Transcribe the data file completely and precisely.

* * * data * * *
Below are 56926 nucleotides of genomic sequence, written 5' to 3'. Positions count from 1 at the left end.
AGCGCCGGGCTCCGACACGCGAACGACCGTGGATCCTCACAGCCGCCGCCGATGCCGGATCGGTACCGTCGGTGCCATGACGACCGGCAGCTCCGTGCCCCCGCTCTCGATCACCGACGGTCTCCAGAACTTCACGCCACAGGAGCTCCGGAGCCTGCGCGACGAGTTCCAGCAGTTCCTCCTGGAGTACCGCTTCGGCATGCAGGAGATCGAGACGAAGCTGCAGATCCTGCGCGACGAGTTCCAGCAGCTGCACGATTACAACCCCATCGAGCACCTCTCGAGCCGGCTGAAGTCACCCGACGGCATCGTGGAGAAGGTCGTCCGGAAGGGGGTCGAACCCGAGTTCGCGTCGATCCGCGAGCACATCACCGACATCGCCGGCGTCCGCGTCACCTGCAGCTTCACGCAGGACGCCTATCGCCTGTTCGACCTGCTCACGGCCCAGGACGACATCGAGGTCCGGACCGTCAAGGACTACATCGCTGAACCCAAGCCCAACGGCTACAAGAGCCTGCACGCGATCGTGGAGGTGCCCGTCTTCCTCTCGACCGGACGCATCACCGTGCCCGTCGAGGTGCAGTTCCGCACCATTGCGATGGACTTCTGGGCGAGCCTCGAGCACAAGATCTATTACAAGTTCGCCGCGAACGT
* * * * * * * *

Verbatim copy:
Below are 56926 nucleotides of genomic sequence, written 5' to 3'. Positions count from 1 at the left end.
AGCGCCGGGCTCCGACACGCGAACGACCGTGGATCCTCACAGCCGCCGCCGATGCCGGATCGGTACCGTCGGTGCCATGACGACCGGCAGCTCCGTGCCCCCGCTCTCGATCACCGACGGTCTCCAGAACTTCACGCCACAGGAGCTCCGGAGCCTGCGCGACGAGTTCCAGCAGTTCCTCCTGGAGTACCGCTTCGGCATGCAGGAGATCGAGACGAAGCTGCAGATCCTGCGCGACGAGTTCCAGCAGCTGCACGATTACAACCCCATCGAGCACCTCTCGAGCCGGCTGAAGTCACCCGACGGCATCGTGGAGAAGGTCGTCCGGAAGGGGGTCGAACCCGAGTTCGCGTCGATCCGCGAGCACATCACCGACATCGCCGGCGTCCGCGTCACCTGCAGCTTCACGCAGGACGCCTATCGCCTGTTCGACCTGCTCACGGCCCAGGACGACATCGAGGTCCGGACCGTCAAGGACTACATCGCTGAACCCAAGCCCAACGGCTACAAGAGCCTGCACGCGATCGTGGAGGTGCCCGTCTTCCTCTCGACCGGACGCATCACCGTGCCCGTCGAGGTGCAGTTCCGCACCATTGCGATGGACTTCTGGGCGAGCCTCGAGCACAAGATCTATTACAAGTTCGCCGCGAACGT